I actually take a different approach to this topic. IME multiway pots are often the MOST profitable to play, but it all depends on our opponents. If I have a table of 1/3 NL OMC's, I for sure want to see 7-way flops to a raise! Why? Because their awareness of bet sizing is poor, and will rarely adjust, often allowing us to draw with great direct odds.
.
Quote:
Originally Posted by Calldown88 View Post

One of the most common major errors made by fish is raising pre with a hand like AK, then betting into 5 other people when the pot comes 1095 with 2 to a suit or something. I feel like I see this literally 5+ times per hour. This error is where a lot of your profit can be made, they'll always give up on the turn.

Bluff spots come up from time to time and you should take them when appropriate.
Both good examples.

Another thing that happens is you are almost practically heads up with 1 or 2 other players donating.

Top pair and great kicker or better. Vs good draw. Vs worse made hand and/or worse draw.

At the same time, when players really underbet their hands you can call very light and either bluff later or get paid when you hit.

J87 board. Ep raiser beds 15 into 60. Many hands you can profitability call with especially if several fold before you.

Lastly people play more straightforwardly. To the point where they advertise their intention to fold or actually do fold out of turn.
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Old 07-11-2018, 02:19 AM   #23
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Re: Let's talk about playing multi-way. Is it ever good?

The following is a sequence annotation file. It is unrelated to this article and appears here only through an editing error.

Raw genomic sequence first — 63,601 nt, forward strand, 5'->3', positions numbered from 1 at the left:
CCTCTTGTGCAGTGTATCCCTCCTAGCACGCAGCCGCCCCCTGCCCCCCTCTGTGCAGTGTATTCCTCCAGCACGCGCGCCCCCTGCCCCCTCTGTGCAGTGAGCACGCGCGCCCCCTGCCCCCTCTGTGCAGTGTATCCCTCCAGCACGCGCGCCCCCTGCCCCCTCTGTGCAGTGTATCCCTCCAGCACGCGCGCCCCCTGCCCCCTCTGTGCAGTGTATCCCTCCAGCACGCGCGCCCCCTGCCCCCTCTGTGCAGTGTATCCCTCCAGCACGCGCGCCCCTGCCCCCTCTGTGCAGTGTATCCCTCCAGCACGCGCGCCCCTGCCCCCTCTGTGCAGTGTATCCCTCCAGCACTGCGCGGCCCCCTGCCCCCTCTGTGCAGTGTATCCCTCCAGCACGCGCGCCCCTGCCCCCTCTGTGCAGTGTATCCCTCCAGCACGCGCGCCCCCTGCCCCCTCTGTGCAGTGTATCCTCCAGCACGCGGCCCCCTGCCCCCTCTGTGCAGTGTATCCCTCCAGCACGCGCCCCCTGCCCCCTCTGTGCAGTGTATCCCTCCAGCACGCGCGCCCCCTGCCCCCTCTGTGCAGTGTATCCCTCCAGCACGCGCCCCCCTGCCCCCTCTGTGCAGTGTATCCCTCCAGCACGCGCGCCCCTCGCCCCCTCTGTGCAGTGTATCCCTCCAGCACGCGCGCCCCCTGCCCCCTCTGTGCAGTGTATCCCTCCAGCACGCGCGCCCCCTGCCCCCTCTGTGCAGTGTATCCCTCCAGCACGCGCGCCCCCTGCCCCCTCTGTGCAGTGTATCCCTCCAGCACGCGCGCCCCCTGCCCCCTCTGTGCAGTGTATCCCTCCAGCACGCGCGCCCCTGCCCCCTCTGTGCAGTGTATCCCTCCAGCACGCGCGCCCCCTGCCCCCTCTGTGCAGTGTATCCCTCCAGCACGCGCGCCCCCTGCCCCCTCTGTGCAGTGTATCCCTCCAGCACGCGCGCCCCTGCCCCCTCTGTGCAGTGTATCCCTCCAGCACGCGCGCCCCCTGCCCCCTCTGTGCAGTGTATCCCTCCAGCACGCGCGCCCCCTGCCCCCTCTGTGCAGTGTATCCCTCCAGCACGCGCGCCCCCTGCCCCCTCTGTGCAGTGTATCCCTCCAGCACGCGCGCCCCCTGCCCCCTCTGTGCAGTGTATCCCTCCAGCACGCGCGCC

To the premise of the thread: There are
  • hands that are unhappy multiway (everything with two big unsuited cards except AK, sometimes AQ) and
  • hands that are happy multiway that can also be happy shorthanded.
And then, I agree, small pairs are in a class by themselves. I agree that most of the value of 76 is in grazing the flop and being able to float or raise aggressively, knowing you can often barrel with decent equity if called. That is, you're not playing 76s primarily to make a big hand and cooler somebody.

However, if you try to play it HUIP (say, raise one limper in the HJ or CO) and by accident you end up in a 5 way single-raised pot with 100x stacks, you're not that unhappy. You can flop big draws and have expressed (i.e. not implied) odds to play multiway, or sometimes gutshots with implied odds since you're multiway, etc. And if you chase your draw in position on a multiway flop and it does end up HU or 3h you can often revert to semibluff mode on the turn with a lot of dead money in the pot.